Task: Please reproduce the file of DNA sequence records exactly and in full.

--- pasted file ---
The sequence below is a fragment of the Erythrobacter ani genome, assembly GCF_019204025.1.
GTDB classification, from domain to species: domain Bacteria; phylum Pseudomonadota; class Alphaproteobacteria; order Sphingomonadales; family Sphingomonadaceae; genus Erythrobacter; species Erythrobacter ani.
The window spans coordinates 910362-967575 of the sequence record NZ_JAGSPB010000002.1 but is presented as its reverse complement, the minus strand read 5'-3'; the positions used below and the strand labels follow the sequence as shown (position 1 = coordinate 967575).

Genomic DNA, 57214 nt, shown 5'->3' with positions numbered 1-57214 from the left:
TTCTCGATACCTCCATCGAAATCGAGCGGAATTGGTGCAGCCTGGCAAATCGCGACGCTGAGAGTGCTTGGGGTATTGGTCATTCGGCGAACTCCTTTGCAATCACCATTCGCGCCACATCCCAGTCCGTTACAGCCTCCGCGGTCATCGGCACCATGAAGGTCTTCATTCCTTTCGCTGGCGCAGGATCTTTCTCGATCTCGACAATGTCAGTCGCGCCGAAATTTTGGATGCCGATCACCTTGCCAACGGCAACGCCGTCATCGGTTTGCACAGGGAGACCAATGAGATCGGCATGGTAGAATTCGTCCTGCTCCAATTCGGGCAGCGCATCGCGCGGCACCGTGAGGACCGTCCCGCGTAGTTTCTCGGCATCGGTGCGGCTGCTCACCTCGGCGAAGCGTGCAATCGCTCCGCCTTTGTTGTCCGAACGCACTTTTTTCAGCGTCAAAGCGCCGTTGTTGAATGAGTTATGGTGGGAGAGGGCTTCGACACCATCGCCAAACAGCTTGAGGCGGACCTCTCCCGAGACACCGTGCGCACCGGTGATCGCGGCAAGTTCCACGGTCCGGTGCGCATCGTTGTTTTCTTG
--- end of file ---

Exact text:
The sequence below is a fragment of the Erythrobacter ani genome, assembly GCF_019204025.1.
GTDB classification, from domain to species: domain Bacteria; phylum Pseudomonadota; class Alphaproteobacteria; order Sphingomonadales; family Sphingomonadaceae; genus Erythrobacter; species Erythrobacter ani.
The window spans coordinates 910362-967575 of the sequence record NZ_JAGSPB010000002.1 but is presented as its reverse complement, the minus strand read 5'-3'; the positions used below and the strand labels follow the sequence as shown (position 1 = coordinate 967575).

Genomic DNA, 57214 nt, shown 5'->3' with positions numbered 1-57214 from the left:
TTCTCGATACCTCCATCGAAATCGAGCGGAATTGGTGCAGCCTGGCAAATCGCGACGCTGAGAGTGCTTGGGGTATTGGTCATTCGGCGAACTCCTTTGCAATCACCATTCGCGCCACATCCCAGTCCGTTACAGCCTCCGCGGTCATCGGCACCATGAAGGTCTTCATTCCTTTCGCTGGCGCAGGATCTTTCTCGATCTCGACAATGTCAGTCGCGCCGAAATTTTGGATGCCGATCACCTTGCCAACGGCAACGCCGTCATCGGTTTGCACAGGGAGACCAATGAGATCGGCATGGTAGAATTCGTCCTGCTCCAATTCGGGCAGCGCATCGCGCGGCACCGTGAGGACCGTCCCGCGTAGTTTCTCGGCATCGGTGCGGCTGCTCACCTCGGCGAAGCGTGCAATCGCTCCGCCTTTGTTGTCCGAACGCACTTTTTTCAGCGTCAAAGCGCCGTTGTTGAATGAGTTATGGTGGGAGAGGGCTTCGACACCATCGCCAAACAGCTTGAGGCGGACCTCTCCCGAGACACCGTGCGCACCGGTGATCGCGGCAAGTTCCACGGTCCGGTGCGCATCGTTGTTTTCTTG